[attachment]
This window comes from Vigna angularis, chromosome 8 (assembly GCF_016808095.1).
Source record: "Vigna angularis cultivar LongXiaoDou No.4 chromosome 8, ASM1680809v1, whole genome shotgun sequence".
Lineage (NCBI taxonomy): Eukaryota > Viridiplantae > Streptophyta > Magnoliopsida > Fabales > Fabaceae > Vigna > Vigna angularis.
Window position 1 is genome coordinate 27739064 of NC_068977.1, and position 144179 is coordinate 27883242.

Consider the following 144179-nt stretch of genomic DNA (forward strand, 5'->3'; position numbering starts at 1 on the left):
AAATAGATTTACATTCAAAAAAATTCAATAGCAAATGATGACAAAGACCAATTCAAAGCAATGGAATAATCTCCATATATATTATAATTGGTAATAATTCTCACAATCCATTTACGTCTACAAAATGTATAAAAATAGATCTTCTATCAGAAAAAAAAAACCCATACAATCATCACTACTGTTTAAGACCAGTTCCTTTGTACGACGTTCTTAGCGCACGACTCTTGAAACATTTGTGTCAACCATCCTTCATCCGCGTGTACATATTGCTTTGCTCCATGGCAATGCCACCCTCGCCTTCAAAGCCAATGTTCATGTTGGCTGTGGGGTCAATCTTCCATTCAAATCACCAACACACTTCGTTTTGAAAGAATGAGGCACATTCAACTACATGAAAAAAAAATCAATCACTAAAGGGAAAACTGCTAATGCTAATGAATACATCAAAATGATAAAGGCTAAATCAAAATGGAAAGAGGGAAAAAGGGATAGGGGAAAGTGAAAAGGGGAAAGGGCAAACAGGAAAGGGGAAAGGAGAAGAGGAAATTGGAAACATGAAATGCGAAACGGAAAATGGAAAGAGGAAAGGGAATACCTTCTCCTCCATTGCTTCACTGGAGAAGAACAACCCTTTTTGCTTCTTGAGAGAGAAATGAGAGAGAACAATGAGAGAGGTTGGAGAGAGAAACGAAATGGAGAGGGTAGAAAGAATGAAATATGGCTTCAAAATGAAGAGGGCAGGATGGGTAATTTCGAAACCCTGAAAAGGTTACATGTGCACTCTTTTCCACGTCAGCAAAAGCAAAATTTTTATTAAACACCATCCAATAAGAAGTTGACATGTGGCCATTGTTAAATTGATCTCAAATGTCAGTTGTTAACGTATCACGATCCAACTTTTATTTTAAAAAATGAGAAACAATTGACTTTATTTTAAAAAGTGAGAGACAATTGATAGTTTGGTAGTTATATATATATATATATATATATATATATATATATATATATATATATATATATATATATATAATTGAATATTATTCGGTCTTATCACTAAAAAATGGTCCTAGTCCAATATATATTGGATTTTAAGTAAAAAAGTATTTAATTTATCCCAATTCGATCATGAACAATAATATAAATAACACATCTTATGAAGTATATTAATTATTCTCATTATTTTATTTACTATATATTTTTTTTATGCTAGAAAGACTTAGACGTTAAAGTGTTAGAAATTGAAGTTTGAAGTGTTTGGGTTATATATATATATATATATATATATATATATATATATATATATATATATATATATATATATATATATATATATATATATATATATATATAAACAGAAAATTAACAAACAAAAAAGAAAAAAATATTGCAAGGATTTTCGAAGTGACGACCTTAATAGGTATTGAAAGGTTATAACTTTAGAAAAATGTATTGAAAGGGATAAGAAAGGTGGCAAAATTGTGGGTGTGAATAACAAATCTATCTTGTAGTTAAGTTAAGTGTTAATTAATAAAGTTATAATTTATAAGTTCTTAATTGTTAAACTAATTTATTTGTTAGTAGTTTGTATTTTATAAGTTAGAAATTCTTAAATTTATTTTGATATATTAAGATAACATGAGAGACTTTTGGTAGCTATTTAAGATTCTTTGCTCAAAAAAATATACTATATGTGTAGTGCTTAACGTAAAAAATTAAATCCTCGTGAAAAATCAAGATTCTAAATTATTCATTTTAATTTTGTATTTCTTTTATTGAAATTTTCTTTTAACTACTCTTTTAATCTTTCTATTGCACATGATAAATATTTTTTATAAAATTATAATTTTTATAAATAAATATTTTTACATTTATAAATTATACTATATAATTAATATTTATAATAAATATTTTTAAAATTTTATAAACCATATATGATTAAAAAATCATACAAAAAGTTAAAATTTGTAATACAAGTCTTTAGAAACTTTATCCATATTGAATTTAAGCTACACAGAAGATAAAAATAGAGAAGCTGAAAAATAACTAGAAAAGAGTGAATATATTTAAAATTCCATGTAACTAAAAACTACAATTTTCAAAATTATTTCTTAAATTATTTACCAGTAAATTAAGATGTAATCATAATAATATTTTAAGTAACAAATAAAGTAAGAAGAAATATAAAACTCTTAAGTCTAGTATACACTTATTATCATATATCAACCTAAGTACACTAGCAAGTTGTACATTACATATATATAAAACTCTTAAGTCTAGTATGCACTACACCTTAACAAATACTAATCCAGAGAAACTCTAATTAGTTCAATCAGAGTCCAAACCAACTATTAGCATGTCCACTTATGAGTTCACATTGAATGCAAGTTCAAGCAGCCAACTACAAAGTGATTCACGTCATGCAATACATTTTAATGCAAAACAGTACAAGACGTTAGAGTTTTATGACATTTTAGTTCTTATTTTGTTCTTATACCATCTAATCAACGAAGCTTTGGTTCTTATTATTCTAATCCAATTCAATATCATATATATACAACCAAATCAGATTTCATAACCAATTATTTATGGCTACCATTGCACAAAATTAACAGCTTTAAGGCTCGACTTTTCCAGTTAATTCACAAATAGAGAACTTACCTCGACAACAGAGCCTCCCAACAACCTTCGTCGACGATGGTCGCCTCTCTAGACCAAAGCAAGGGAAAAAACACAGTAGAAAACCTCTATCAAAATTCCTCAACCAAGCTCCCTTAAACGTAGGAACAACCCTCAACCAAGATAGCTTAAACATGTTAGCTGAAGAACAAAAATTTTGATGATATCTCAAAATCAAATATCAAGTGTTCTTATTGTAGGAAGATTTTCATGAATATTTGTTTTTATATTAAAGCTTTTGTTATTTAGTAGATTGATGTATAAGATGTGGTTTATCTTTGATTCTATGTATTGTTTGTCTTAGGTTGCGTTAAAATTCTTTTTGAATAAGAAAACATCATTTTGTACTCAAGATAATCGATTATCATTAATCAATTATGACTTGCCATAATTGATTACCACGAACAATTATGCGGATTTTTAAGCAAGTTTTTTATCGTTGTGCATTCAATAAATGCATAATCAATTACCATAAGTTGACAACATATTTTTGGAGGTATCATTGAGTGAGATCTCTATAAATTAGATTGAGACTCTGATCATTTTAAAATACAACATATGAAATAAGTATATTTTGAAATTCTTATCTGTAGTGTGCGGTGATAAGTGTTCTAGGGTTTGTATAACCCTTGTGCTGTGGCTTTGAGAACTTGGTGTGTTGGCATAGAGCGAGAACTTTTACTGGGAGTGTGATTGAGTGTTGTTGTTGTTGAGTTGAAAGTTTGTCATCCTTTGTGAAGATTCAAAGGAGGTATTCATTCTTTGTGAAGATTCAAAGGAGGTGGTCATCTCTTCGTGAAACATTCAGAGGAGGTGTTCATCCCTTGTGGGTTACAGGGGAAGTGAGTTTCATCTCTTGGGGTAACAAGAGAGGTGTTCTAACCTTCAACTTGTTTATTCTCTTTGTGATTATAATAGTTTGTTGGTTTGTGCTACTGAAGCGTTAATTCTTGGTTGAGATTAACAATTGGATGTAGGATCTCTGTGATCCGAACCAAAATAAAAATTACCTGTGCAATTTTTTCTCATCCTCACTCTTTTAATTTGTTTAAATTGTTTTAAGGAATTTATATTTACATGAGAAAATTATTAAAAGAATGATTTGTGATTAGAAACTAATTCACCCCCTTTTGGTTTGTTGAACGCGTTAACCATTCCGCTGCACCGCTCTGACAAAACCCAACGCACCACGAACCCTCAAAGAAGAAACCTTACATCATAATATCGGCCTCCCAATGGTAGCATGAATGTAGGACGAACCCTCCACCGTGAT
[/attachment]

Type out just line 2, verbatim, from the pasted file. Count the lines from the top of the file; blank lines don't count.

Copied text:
Source record: "Vigna angularis cultivar LongXiaoDou No.4 chromosome 8, ASM1680809v1, whole genome shotgun sequence".